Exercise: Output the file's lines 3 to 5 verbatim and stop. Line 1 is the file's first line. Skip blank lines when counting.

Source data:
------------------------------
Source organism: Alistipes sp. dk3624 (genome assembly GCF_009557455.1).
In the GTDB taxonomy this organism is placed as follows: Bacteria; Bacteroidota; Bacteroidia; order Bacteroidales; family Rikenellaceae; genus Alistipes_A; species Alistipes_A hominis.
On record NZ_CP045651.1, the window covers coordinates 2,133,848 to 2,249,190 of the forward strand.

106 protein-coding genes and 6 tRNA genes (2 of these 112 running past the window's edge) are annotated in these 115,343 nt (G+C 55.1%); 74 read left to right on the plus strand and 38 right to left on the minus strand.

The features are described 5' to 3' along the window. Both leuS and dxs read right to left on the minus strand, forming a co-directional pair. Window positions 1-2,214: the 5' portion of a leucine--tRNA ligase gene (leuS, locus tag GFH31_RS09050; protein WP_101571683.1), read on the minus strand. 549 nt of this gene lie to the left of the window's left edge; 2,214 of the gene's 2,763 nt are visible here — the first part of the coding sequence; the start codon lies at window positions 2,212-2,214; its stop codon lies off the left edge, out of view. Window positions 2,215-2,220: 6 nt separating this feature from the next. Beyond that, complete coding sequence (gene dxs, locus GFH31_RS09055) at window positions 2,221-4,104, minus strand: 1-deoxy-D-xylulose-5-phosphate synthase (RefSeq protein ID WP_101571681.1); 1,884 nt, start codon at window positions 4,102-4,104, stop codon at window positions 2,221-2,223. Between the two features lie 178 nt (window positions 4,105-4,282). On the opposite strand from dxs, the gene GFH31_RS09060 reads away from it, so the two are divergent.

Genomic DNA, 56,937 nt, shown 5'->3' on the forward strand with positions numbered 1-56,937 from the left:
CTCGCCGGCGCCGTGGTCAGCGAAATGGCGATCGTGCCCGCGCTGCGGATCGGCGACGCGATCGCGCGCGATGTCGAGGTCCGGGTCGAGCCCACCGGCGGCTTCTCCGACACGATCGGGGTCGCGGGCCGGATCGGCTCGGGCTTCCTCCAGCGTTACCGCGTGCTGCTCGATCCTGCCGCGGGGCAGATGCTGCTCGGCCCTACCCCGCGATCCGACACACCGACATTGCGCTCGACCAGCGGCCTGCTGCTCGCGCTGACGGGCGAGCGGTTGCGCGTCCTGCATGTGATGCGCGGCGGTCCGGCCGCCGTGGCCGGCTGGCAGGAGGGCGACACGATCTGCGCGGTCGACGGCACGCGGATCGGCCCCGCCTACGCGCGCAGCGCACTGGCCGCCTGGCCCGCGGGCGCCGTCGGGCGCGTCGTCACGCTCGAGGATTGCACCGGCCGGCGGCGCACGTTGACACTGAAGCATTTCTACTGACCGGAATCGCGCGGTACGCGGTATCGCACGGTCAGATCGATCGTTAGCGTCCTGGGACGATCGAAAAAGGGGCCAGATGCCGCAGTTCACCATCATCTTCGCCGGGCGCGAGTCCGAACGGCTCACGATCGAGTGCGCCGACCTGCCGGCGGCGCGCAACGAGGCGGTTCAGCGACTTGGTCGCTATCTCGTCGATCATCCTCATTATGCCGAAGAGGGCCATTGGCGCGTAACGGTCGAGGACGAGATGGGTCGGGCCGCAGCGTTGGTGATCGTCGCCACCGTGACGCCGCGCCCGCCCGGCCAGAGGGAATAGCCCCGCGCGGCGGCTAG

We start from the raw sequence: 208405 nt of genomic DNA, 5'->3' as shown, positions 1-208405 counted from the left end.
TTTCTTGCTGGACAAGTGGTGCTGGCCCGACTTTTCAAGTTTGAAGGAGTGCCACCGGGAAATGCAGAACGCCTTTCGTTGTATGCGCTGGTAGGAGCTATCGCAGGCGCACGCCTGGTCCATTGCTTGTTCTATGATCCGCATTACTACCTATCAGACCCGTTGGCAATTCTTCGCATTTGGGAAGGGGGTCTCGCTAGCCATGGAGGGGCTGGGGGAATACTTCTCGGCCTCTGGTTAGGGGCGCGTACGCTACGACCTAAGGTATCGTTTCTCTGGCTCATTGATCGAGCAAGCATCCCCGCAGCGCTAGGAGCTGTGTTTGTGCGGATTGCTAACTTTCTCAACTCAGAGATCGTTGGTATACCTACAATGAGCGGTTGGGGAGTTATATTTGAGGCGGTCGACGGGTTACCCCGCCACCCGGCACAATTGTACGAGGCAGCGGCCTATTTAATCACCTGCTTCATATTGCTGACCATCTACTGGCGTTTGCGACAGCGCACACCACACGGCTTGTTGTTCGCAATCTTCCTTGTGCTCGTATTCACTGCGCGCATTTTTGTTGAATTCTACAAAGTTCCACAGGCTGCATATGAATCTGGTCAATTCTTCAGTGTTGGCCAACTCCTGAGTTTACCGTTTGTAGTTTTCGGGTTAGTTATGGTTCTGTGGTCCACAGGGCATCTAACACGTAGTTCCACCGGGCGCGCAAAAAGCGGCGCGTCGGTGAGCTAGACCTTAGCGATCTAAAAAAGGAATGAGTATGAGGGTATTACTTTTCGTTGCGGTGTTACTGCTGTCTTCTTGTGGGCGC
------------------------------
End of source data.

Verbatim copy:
On record NZ_CP045651.1, the window covers coordinates 2,133,848 to 2,249,190 of the forward strand.

106 protein-coding genes and 6 tRNA genes (2 of these 112 running past the window's edge) are annotated in these 115,343 nt (G+C 55.1%); 74 read left to right on the plus strand and 38 right to left on the minus strand.

The features are described 5' to 3' along the window. Both leuS and dxs read right to left on the minus strand, forming a co-directional pair. Window positions 1-2,214: the 5' portion of a leucine--tRNA ligase gene (leuS, locus tag GFH31_RS09050; protein WP_101571683.1), read on the minus strand. 549 nt of this gene lie to the left of the window's left edge; 2,214 of the gene's 2,763 nt are visible here — the first part of the coding sequence; the start codon lies at window positions 2,212-2,214; its stop codon lies off the left edge, out of view. Window positions 2,215-2,220: 6 nt separating this feature from the next. Beyond that, complete coding sequence (gene dxs, locus GFH31_RS09055) at window positions 2,221-4,104, minus strand: 1-deoxy-D-xylulose-5-phosphate synthase (RefSeq protein ID WP_101571681.1); 1,884 nt, start codon at window positions 4,102-4,104, stop codon at window positions 2,221-2,223. Between the two features lie 178 nt (window positions 4,105-4,282). On the opposite strand from dxs, the gene GFH31_RS09060 reads away from it, so the two are divergent.